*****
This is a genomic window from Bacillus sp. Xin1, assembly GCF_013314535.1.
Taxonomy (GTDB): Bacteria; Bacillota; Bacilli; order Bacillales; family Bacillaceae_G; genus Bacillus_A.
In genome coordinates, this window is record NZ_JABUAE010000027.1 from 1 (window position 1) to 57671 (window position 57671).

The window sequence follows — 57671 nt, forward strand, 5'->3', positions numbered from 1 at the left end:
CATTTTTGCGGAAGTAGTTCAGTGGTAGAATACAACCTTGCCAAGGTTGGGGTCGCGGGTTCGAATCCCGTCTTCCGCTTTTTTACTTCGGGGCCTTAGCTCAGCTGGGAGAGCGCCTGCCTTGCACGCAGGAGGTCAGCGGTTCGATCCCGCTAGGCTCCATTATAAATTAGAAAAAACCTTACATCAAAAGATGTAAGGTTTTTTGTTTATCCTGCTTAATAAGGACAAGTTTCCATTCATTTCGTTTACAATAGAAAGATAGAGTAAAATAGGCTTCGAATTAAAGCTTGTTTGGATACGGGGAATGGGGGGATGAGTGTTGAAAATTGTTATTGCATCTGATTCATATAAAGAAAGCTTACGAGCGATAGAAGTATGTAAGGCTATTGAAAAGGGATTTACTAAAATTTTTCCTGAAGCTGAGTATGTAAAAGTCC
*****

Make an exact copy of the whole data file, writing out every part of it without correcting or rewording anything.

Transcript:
This is a genomic window from Bacillus sp. Xin1, assembly GCF_013314535.1.
Taxonomy (GTDB): Bacteria; Bacillota; Bacilli; order Bacillales; family Bacillaceae_G; genus Bacillus_A.
In genome coordinates, this window is record NZ_JABUAE010000027.1 from 1 (window position 1) to 57671 (window position 57671).

The window sequence follows — 57671 nt, forward strand, 5'->3', positions numbered from 1 at the left end:
CATTTTTGCGGAAGTAGTTCAGTGGTAGAATACAACCTTGCCAAGGTTGGGGTCGCGGGTTCGAATCCCGTCTTCCGCTTTTTTACTTCGGGGCCTTAGCTCAGCTGGGAGAGCGCCTGCCTTGCACGCAGGAGGTCAGCGGTTCGATCCCGCTAGGCTCCATTATAAATTAGAAAAAACCTTACATCAAAAGATGTAAGGTTTTTTGTTTATCCTGCTTAATAAGGACAAGTTTCCATTCATTTCGTTTACAATAGAAAGATAGAGTAAAATAGGCTTCGAATTAAAGCTTGTTTGGATACGGGGAATGGGGGGATGAGTGTTGAAAATTGTTATTGCATCTGATTCATATAAAGAAAGCTTACGAGCGATAGAAGTATGTAAGGCTATTGAAAAGGGATTTACTAAAATTTTTCCTGAAGCTGAGTATGTAAAAGTCC